By David Hunter
Tirano – Canazei 219km
A good day for the break.
The climbers will be delighted to see that the road rises immediately. This is great news for climbers that want to make the morning break. A short descent is followed by another climb and the stage finishes with a long grind up to the finishing town.
The opening climb is 12.3km at 6.3%. After an easy opening 1.5km, the road rarely drops below 7%. This is a tough way to start any stage.
Next on the menu is 11km at 5.7%. This is an easier climb than the first and gives the break a wonderful chance of establishing a commanding lead.
This is the little cat 3 kicker, before the road rises gently to the finishing town. The climb is 5.95km at 6.8%.
Once over this there is a long way still to go and mostly uphill. We have an uncategorised climb, 5.2km at 3.8%, that crests with around 40km to go, but the road continues to rise between 1% and 2%. It is a horrible looking finish to the stage.
No difficulties for the riders, with an easy last 5km.
There is a risk of rain throughout the stage, but it shouldn’t be too bad for the riders.
An excellent day for the breakaway riders. The second half of the stage isn’t hard enough to split the GC riders, making it unlikely a GC team will try and control affairs. Given the hard stage today and more to come this week, the GC teams will be delighted with an easy day. There is a chance of some small splits in the closing kilometres, but not enough for a team to take control of this day.
The climb at the start of the stage also reduces the number of riders who can make the move. To escape, you need to be a good climber.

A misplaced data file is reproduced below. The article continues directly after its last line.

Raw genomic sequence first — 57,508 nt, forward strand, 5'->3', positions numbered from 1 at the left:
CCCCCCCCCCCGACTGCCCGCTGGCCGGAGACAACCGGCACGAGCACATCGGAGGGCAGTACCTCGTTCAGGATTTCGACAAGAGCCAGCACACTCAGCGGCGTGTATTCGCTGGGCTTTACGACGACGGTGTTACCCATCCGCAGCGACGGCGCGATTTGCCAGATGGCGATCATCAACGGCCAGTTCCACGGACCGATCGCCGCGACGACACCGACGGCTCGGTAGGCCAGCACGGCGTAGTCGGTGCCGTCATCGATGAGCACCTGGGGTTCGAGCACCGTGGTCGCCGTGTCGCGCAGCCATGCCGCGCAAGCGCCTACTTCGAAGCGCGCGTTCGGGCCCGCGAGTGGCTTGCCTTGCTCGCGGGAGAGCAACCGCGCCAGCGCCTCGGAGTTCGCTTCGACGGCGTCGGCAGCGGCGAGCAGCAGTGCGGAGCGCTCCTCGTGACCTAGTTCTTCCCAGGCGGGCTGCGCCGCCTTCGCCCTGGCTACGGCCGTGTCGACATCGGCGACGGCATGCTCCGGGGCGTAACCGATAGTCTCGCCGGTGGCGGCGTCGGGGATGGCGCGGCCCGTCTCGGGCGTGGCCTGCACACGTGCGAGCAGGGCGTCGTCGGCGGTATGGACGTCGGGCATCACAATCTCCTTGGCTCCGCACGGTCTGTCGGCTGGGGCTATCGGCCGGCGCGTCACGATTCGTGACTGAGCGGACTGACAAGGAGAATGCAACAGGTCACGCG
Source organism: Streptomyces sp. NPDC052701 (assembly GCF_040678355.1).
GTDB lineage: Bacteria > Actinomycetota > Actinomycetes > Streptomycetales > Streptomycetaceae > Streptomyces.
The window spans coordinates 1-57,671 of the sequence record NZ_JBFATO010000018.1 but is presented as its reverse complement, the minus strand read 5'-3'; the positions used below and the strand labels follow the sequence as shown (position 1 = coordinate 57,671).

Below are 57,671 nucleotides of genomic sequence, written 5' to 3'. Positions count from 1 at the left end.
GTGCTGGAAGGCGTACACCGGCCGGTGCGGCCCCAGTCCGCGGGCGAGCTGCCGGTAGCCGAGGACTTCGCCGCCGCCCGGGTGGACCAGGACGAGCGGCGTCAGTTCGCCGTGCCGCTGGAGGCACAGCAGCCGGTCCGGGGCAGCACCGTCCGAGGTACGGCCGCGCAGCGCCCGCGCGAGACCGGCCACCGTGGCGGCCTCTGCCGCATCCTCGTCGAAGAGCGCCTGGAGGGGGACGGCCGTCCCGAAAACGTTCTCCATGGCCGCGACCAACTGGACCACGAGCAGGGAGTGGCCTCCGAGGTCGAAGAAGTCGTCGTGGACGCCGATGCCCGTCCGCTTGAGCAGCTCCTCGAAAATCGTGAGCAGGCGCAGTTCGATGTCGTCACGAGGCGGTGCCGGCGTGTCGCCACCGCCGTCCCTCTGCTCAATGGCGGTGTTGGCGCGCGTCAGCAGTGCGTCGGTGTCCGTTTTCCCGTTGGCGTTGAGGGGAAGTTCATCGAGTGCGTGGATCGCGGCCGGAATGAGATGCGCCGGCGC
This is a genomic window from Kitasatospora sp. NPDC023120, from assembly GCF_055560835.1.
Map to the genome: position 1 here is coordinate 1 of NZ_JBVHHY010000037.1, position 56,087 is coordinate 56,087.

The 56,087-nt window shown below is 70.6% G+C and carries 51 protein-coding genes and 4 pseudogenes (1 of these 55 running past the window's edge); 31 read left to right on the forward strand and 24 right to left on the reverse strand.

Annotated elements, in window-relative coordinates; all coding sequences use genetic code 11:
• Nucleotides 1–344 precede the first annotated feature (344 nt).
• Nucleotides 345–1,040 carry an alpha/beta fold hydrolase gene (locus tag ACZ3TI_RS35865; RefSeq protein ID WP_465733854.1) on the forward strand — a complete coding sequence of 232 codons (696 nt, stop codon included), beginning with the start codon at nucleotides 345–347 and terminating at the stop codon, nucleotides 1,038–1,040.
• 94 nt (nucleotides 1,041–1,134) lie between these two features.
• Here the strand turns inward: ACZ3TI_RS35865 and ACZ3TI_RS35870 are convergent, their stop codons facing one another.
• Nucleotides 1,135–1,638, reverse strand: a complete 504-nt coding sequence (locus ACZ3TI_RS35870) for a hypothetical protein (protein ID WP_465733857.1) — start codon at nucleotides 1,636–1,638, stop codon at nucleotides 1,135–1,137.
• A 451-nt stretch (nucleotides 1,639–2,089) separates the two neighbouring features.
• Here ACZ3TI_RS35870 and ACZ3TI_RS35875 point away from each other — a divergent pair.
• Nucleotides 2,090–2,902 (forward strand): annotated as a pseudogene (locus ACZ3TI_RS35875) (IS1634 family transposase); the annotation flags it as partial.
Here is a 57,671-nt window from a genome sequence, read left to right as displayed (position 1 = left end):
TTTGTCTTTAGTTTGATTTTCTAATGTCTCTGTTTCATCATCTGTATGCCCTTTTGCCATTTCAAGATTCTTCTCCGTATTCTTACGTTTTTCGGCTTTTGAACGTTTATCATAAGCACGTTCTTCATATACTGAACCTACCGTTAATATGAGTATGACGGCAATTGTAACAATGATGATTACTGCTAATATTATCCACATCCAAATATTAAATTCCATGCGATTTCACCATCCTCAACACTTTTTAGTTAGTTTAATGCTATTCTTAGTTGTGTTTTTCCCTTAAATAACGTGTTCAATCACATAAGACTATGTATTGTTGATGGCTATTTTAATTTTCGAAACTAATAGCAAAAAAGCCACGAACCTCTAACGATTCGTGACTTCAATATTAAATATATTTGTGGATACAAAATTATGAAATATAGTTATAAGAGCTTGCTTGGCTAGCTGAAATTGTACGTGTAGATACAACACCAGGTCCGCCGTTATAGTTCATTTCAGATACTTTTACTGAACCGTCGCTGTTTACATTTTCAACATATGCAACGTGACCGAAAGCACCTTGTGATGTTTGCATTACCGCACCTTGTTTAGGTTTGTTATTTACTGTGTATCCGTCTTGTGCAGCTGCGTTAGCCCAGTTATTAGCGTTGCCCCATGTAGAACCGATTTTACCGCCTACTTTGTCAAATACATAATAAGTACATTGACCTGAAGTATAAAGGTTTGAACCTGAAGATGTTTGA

There is also the possibility of a rider sitting just outside the top 10 making the move. We regularly see this tactic in a grand tour, but it can sometimes doom the break as teams look to protect their top 10 status.
Pierre Rolland – tried and failed today, will go again tomorrow. At this stage of a grand tour, the riders that go for the break remind me of the usual suspects! Rolland clearly has good form and this is another opportunity for him. The gradual drag to the line is much better for him than a flat finish.
LL Sanchez – was again on great form today. Now sitting high in the KOM competition, he might fancy going in the move to scoop up more points. The KOM jersey will be second in his mind, the Spaniard wants a stage win. He has a fast sprint, quicker than most other climbers.
Omar Fraile – has now fallen behind in the fight for the KOM jersey, but he came here to win stages and already has one. This is another stage that really suits Fraile, he’s brilliant on medium mountains, not the alpine climbs of today. If he makes the break, he has a good chance of taking another win.
Rui Costa – makes up the fantastic four! He and the riders above have been in many breaks, but only Fraile has a win. The former world champion will be looking to capitalise on his good form and take a win in his first ever Giro. A good climber and a fast sprint, perfect for this stage.
Maxime Monfort – a rider sitting close to the top 10 will try and make this move. Monfort is one of those very reliable riders that always seems to place high, without threatening the podium. Including the 2011 Vuelta, he has only finished outside of the top 16 in 1 out of his last 10 grand tours. His favourite position is usually between 14th and 16th, but hopefully he can eventually get the stage win his perseverance deserves.
Another day for the break and from the usual suspects, I’ll pick Pierre Roland as my winner.
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